Trent Reznor, the leader of Nine Inch Nails
, released The Slip
through the band’s website for free with a note thanking his fans and saying, “This one’s on me.” That sort of statement might lead one to think that The Slip
is a dashed-off, halfhearted affair, but the album is actually a tight, affecting suite of songs that touch on Nine Inch Nails’ major strengths without feeling like a mere rehash of past efforts. What did we do to deserve such a great (free) album?
An Artist Evolving
Since their debut with 1989’s Pretty Hate Machine
, Nine Inch Nails have been celebrated for Trent Reznor’s skill at turning personal pain into stirring hard rock, mixing elements of industrial and techno within a melodic song structure. But rather than being a one-trick pony, Reznor has managed to evolve over the years, refining that pain and making his angry, disillusioned music more nuanced. 2007’s Year Zero
found Reznor refocusing after the familiar angst of With Teeth
, but while The Slip
isn’t as overtly political as Year Zero
was, it’s equally focused on sharp tunes whose impact is immediate. As an added bonus, The Slip
feels relatively effortless, which is rare for Nine Inch Nails albums since they are usually laboriously worked over and feel so dense that they require extra spins to fully digest. By Reznor’s standards, The Slip
is practically easy-listening, although its coiled fury will easily scare away the faint of heart.
A Movie for the Mind
When Nine Inch Nails released their breakthrough album, 1994’s The Downward Spiral
, Reznor suggested that the record needed to be heard straight through from beginning to end to understand what he was attempting to accomplish. Although this is a familiar request from artists, a Nine Inch Nails album actually deserves the courtesy because Reznor creates such drama from track to track. The Slip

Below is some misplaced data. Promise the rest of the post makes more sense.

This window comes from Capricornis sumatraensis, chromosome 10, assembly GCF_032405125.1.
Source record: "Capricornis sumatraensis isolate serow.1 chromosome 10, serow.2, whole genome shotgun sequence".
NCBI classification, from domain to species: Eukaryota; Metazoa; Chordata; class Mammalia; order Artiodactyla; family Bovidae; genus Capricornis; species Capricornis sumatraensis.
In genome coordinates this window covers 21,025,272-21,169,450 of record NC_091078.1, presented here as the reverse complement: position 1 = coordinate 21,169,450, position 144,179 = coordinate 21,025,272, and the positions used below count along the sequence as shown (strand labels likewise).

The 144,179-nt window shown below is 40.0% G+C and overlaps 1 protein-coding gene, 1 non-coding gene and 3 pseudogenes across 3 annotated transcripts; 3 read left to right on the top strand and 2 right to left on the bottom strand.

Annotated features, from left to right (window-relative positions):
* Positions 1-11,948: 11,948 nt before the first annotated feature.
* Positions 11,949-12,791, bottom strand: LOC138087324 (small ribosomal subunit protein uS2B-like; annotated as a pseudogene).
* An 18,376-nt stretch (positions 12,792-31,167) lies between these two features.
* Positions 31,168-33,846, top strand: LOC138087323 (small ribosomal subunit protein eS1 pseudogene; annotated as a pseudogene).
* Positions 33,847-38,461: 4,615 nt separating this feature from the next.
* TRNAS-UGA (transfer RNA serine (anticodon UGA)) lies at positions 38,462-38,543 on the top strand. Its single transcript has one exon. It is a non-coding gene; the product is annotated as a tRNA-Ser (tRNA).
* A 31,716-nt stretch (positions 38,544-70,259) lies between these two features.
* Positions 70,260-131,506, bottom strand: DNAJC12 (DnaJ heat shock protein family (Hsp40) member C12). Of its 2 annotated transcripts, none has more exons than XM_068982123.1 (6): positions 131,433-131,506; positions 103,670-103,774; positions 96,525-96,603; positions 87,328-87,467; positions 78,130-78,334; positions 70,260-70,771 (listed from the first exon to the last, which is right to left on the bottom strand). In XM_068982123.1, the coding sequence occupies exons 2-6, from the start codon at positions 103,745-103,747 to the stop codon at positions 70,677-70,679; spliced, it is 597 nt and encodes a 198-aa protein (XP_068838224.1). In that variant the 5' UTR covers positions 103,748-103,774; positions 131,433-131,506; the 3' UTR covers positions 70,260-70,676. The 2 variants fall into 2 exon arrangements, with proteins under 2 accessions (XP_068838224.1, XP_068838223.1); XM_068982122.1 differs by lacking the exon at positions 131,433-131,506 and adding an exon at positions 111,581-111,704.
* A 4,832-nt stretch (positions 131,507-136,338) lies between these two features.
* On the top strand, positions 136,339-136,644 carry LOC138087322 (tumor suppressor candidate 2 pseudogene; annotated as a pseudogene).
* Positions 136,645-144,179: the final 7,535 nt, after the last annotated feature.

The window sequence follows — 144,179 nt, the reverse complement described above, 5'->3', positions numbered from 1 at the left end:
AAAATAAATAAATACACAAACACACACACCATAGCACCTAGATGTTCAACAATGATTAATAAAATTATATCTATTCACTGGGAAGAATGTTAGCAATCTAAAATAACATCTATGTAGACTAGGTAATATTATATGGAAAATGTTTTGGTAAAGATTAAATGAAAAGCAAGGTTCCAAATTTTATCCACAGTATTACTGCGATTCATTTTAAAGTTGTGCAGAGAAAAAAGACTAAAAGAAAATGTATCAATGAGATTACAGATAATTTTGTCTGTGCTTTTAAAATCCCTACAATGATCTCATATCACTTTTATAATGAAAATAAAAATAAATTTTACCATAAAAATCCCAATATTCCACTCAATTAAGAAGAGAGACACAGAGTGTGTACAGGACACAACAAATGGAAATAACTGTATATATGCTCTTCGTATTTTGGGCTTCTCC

is no different, as it moves from the hesitant opening notes of “999,999” into the exploding guitar energy of “1,000,000,” setting the stage for the rest of the record’s exploration of doubt and general uneasiness. Even when you don’t tune into the lyrics, the songs’ dynamic shifts create a rise-and-fall emotional through-line that’s quite engaging.
A Quieter, Scarier Nine Inch Nails
Though his fans associate him with aggressive guitar rock, Reznor really only lashes out musically for about half of The Slip. While “Demon Seed” and others are effective, the album’s best moments occur when he flips the script, trying out other sonic strategies. Instrumentals have been part of his repertoire for quite some time, but the two that show up near the end of The Slip – “The Four of Us Are Dying” and “Corona Radiata” – are among his best ever, tense and unnerving without feeling indulgent. Plus, he comes up with a great piano ballad in “Lights in the Sky,” an eerily calm snapshot of the end of the world. Reznor’s always been as much of a mood-maker as he is a songwriter, and The Slip conjures up tons of great cinematic atmosphere.
While it probably won’t rank with the very best Nine Inch Nails albums, The Slip
is a smart sampling of what Trent Reznor can do – tough rockers, moody instrumentals and beautiful piano ballads. Almost 20 years after his first record, Reznor demonstrates he remains a vital creative force we’re lucky to have around.
“The Four of Us Are Dying”
“Lights in the Sky”
Release date – May 5, 2008